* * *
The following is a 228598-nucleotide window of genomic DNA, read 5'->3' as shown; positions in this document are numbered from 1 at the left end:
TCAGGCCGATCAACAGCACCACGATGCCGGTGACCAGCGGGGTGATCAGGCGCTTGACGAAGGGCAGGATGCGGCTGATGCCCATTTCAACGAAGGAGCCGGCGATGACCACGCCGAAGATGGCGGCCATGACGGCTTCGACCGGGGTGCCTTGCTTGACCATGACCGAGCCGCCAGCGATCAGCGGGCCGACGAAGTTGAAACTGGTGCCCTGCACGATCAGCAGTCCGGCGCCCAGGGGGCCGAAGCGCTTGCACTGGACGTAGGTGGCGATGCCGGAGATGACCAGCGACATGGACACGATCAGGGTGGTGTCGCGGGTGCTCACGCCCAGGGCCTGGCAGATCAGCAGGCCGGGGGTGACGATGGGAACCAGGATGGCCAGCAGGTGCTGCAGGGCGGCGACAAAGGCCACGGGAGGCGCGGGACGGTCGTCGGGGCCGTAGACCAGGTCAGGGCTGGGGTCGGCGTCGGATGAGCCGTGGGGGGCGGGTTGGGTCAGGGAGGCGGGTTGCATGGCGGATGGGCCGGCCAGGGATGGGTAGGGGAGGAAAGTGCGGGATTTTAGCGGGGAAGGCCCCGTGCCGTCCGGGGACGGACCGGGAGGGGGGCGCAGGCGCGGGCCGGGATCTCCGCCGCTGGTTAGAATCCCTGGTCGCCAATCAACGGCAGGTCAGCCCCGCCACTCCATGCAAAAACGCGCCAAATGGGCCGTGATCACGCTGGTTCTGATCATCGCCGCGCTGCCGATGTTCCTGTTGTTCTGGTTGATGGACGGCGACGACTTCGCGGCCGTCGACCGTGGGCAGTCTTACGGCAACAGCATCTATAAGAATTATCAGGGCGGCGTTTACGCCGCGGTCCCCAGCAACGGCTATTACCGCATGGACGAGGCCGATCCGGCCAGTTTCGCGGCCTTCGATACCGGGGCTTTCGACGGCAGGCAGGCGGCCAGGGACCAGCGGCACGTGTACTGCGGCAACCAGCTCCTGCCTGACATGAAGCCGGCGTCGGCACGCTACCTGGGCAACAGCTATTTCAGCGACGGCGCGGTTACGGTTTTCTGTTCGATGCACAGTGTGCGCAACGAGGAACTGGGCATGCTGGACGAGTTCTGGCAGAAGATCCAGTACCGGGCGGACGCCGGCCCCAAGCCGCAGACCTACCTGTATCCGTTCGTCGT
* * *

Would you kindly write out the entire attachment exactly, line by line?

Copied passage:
The following is a 228598-nucleotide window of genomic DNA, read 5'->3' as shown; positions in this document are numbered from 1 at the left end:
TCAGGCCGATCAACAGCACCACGATGCCGGTGACCAGCGGGGTGATCAGGCGCTTGACGAAGGGCAGGATGCGGCTGATGCCCATTTCAACGAAGGAGCCGGCGATGACCACGCCGAAGATGGCGGCCATGACGGCTTCGACCGGGGTGCCTTGCTTGACCATGACCGAGCCGCCAGCGATCAGCGGGCCGACGAAGTTGAAACTGGTGCCCTGCACGATCAGCAGTCCGGCGCCCAGGGGGCCGAAGCGCTTGCACTGGACGTAGGTGGCGATGCCGGAGATGACCAGCGACATGGACACGATCAGGGTGGTGTCGCGGGTGCTCACGCCCAGGGCCTGGCAGATCAGCAGGCCGGGGGTGACGATGGGAACCAGGATGGCCAGCAGGTGCTGCAGGGCGGCGACAAAGGCCACGGGAGGCGCGGGACGGTCGTCGGGGCCGTAGACCAGGTCAGGGCTGGGGTCGGCGTCGGATGAGCCGTGGGGGGCGGGTTGGGTCAGGGAGGCGGGTTGCATGGCGGATGGGCCGGCCAGGGATGGGTAGGGGAGGAAAGTGCGGGATTTTAGCGGGGAAGGCCCCGTGCCGTCCGGGGACGGACCGGGAGGGGGGCGCAGGCGCGGGCCGGGATCTCCGCCGCTGGTTAGAATCCCTGGTCGCCAATCAACGGCAGGTCAGCCCCGCCACTCCATGCAAAAACGCGCCAAATGGGCCGTGATCACGCTGGTTCTGATCATCGCCGCGCTGCCGATGTTCCTGTTGTTCTGGTTGATGGACGGCGACGACTTCGCGGCCGTCGACCGTGGGCAGTCTTACGGCAACAGCATCTATAAGAATTATCAGGGCGGCGTTTACGCCGCGGTCCCCAGCAACGGCTATTACCGCATGGACGAGGCCGATCCGGCCAGTTTCGCGGCCTTCGATACCGGGGCTTTCGACGGCAGGCAGGCGGCCAGGGACCAGCGGCACGTGTACTGCGGCAACCAGCTCCTGCCTGACATGAAGCCGGCGTCGGCACGCTACCTGGGCAACAGCTATTTCAGCGACGGCGCGGTTACGGTTTTCTGTTCGATGCACAGTGTGCGCAACGAGGAACTGGGCATGCTGGACGAGTTCTGGCAGAAGATCCAGTACCGGGCGGACGCCGGCCCCAAGCCGCAGACCTACCTGTATCCGTTCGTCGT